For Chuck Mulligan, one activity is always sure to raise his spirits: powerlifting.
The Annapolis resident and member of the Y in Arnold competed in the United States Powerlifting Association nationals in Las Vegas during July. Mulligan said an estimated 900 powerlifters competed in the four-day event although he was unopposed in his weight class.
At 80 years old, Mulligan bench-pressed 286 pounds.
That weight is more than a giant panda, more than a dirt bike.
Even more impressive, Mulligan has overcome leg sarcoma and prostate cancer in the last few years to reach those heights.
“I said to the doctor, ‘Please don’t tell me you have to use chemotherapy,’” Mulligan recalled. “I weakened some with the radiation, but I was able to keep lifting.”
Powerlifting athletes compete in squat, bench press or deadlift events, with three attempts to reach their maximum weight in one rep. A former sheriff from Newton County, Indiana, Mulligan competes only in bench press events. Although he had no direct competition in Las Vegas for his 100-kilogram class — a range from 198 to 220 pounds — he wanted to set a world record for his age group. He weighed in at 207 pounds.
That success resulted from a strict routine.
About four days a week, he lifts as much as possible, often to failure. He follows a pyramid method, increasing the weight to a nearly unbearable amount and then decreasing weight.
“A lot of people do the same sets, same reps,” he said. “You reach a point where you don’t get stronger. I try to tear down as much muscle as I can and rebuild with protein and rest.”
Mulligan tries to consume a recommended 200 grams of protein per day, mostly from chicken.
All that effort means nothing if his technique is off the mark.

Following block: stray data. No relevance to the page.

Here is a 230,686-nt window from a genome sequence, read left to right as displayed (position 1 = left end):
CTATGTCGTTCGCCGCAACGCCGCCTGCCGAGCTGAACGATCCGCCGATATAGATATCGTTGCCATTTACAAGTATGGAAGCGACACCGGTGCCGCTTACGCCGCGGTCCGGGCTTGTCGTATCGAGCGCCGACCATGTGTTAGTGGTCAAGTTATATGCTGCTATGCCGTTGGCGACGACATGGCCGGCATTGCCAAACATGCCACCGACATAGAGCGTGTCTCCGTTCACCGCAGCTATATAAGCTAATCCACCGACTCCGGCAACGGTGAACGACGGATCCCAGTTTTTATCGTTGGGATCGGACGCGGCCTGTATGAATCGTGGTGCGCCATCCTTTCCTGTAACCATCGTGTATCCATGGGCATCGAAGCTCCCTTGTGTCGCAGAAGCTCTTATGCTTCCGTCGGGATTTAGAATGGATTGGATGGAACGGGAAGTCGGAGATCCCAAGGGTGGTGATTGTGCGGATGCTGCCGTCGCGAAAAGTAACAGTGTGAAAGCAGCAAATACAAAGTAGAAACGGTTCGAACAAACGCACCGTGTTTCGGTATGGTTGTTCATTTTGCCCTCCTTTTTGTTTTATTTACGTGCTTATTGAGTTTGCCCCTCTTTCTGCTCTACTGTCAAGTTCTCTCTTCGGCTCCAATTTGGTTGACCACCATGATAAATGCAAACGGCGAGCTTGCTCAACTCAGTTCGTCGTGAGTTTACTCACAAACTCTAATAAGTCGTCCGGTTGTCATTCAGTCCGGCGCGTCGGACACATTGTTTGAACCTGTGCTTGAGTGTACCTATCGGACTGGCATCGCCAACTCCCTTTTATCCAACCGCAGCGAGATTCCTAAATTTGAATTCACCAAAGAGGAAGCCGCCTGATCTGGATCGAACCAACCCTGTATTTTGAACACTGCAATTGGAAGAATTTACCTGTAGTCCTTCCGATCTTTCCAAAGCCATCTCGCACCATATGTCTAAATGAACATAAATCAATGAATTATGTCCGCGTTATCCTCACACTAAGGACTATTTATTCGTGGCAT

“You’ve got to practice technique — feet flat and you can’t lift your butt off the bench,” he said. “There’s a lot of things.”
Mulligan has refined that technique over several years since discovering his joy for powerlifting at age 13.
“High school guys would come to our house to watch sports,” he said. “[At the time], I’m in eighth grade and these guys bring weight to my house. It was my forte.”
Now, he enjoys the comradery of about 10 to 15 guys of all ages at the Y in Arnold.
As far as Mulligan knows, no powerlifter has been able to bench press more than 300 pounds at age 80 during a sanctioned event for competitors nationwide.
Phil Poppino benched 320 pounds at 80 years old in 2016. That feat came during a NASA Powerlifting competition in Iowa.
At age 81, Virginia resident John Moore bench-pressed 281 pounds at the 2019 NAPF North American regional bench press championships in Panama. That accomplishment was in a different event, with equipment. Mulligan eclipsed that mark by five pounds and in the raw event, without using added equipment.
Neither Moore nor Poppino could be reached for this story.
Now that he has reached his goal of bench-pressing 286 pounds, Mulligan is at a crossroads. The United States Powerlifting Association is one of a handful of such federations. Another one, the International Powerlifting Federation, is hosting a worlds competition in England this October.
Mulligan can compete in England, or he can savor his accomplishments while spending more time with his wife, four daughters and 10 grandchildren.
As he also noted, he is one shoulder injury away from ending his powerlifting career.
“This is my identity,” Mulligan said. “Family first, but if I’m not with family, I’m at the gym.”